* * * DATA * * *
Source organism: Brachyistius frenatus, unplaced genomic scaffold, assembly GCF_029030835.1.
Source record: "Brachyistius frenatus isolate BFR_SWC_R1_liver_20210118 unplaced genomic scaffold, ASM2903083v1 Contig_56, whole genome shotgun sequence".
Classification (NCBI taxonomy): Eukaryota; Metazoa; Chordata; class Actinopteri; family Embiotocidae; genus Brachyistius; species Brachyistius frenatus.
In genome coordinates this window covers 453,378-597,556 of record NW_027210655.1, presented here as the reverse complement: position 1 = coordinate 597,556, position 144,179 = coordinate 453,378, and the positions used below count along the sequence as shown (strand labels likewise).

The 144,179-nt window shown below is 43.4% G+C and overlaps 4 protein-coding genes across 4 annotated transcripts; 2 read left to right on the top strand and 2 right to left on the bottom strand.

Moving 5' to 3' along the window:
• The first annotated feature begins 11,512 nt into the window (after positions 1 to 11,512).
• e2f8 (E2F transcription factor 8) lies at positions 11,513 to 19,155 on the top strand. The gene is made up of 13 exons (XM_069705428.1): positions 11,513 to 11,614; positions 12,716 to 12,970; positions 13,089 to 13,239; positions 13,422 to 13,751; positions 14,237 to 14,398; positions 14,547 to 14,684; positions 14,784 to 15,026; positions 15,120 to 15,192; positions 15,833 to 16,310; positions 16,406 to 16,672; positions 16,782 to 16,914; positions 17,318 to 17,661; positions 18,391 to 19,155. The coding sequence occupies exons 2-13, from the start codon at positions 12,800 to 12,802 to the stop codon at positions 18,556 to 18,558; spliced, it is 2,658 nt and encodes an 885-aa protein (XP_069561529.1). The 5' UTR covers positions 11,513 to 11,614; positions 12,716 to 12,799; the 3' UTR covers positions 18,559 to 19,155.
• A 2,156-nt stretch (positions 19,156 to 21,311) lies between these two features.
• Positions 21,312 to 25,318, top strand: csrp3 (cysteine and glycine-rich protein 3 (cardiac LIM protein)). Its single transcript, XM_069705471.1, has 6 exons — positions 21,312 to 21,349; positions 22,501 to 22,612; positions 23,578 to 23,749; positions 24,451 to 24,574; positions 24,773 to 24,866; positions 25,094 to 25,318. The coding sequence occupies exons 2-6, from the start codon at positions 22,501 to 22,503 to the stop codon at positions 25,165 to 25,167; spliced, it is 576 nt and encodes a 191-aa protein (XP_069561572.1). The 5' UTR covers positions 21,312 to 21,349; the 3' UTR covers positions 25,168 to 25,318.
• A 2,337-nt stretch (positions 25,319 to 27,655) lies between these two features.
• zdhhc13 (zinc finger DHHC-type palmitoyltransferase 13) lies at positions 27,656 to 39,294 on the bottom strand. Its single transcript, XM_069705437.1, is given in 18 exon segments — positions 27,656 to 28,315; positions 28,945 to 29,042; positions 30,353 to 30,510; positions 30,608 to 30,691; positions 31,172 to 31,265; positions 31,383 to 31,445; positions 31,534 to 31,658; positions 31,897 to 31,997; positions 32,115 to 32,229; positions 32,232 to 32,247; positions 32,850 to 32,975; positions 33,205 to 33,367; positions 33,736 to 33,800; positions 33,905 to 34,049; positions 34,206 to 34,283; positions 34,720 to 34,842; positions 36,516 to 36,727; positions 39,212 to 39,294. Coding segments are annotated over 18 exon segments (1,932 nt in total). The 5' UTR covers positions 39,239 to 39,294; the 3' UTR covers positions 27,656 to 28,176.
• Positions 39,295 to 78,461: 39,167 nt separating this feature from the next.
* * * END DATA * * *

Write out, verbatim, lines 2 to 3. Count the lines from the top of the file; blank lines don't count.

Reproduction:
Source record: "Brachyistius frenatus isolate BFR_SWC_R1_liver_20210118 unplaced genomic scaffold, ASM2903083v1 Contig_56, whole genome shotgun sequence".
Classification (NCBI taxonomy): Eukaryota; Metazoa; Chordata; class Actinopteri; family Embiotocidae; genus Brachyistius; species Brachyistius frenatus.